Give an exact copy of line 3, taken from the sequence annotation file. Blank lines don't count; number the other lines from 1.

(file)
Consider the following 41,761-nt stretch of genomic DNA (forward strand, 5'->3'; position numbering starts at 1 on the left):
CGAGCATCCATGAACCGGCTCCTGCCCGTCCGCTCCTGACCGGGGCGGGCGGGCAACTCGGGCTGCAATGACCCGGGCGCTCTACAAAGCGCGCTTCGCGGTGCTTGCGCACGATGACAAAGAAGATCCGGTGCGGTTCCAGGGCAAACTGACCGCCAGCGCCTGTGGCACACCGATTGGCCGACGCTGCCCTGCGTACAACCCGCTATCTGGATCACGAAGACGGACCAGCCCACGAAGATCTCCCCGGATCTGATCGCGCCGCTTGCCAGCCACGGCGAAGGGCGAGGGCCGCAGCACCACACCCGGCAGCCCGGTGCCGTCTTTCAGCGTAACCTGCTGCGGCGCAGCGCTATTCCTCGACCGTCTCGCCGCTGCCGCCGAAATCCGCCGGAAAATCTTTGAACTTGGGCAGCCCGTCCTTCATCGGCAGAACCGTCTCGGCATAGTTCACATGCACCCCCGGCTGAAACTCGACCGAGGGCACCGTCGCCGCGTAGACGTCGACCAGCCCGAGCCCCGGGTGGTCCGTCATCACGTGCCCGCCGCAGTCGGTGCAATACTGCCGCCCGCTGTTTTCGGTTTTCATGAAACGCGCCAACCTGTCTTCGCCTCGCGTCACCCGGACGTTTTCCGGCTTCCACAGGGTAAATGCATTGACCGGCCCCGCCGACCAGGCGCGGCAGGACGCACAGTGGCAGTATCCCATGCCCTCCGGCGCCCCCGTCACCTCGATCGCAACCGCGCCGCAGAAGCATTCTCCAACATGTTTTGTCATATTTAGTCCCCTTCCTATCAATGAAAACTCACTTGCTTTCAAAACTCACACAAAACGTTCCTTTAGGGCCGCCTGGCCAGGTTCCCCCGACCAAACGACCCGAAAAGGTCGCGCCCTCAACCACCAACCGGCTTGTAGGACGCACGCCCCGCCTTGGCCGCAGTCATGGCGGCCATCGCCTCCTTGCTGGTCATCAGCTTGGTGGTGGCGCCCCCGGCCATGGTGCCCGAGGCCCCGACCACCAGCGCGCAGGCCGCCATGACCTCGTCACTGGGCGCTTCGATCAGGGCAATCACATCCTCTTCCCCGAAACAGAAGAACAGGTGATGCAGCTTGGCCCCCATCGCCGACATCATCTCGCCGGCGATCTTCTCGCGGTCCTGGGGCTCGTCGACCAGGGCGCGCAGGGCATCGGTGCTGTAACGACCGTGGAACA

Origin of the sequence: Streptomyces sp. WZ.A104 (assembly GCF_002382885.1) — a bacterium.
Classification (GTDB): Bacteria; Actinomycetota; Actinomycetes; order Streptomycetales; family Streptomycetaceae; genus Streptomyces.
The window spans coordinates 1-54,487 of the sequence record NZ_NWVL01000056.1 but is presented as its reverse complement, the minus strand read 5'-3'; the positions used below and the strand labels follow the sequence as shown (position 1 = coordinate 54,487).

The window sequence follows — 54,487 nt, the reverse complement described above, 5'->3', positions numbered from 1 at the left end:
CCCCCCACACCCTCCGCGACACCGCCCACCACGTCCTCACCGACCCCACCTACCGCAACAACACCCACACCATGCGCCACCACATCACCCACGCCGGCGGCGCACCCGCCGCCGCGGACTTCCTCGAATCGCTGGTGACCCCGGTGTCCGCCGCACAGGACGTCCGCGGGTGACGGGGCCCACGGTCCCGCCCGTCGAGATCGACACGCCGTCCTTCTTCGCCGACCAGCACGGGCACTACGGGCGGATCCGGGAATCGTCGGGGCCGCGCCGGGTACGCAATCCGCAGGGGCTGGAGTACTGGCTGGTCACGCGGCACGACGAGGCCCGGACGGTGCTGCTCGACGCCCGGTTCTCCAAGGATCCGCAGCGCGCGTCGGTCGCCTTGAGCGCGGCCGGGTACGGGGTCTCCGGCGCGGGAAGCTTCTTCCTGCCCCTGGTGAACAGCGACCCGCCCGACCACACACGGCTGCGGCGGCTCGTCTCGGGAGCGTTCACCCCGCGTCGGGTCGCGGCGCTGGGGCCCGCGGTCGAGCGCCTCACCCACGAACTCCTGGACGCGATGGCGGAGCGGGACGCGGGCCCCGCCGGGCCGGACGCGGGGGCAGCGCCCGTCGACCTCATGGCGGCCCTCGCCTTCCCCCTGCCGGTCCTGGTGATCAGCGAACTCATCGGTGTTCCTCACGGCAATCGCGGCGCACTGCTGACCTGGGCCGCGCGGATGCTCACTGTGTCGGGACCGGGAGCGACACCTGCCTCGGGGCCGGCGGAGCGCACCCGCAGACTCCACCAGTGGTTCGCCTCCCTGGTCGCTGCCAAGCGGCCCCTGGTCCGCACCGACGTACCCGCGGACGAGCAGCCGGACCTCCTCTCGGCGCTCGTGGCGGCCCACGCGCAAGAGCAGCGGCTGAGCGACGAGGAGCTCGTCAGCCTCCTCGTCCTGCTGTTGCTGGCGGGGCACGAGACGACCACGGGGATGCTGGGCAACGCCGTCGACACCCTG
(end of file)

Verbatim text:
Origin of the sequence: Streptomyces sp. WZ.A104 (assembly GCF_002382885.1) — a bacterium.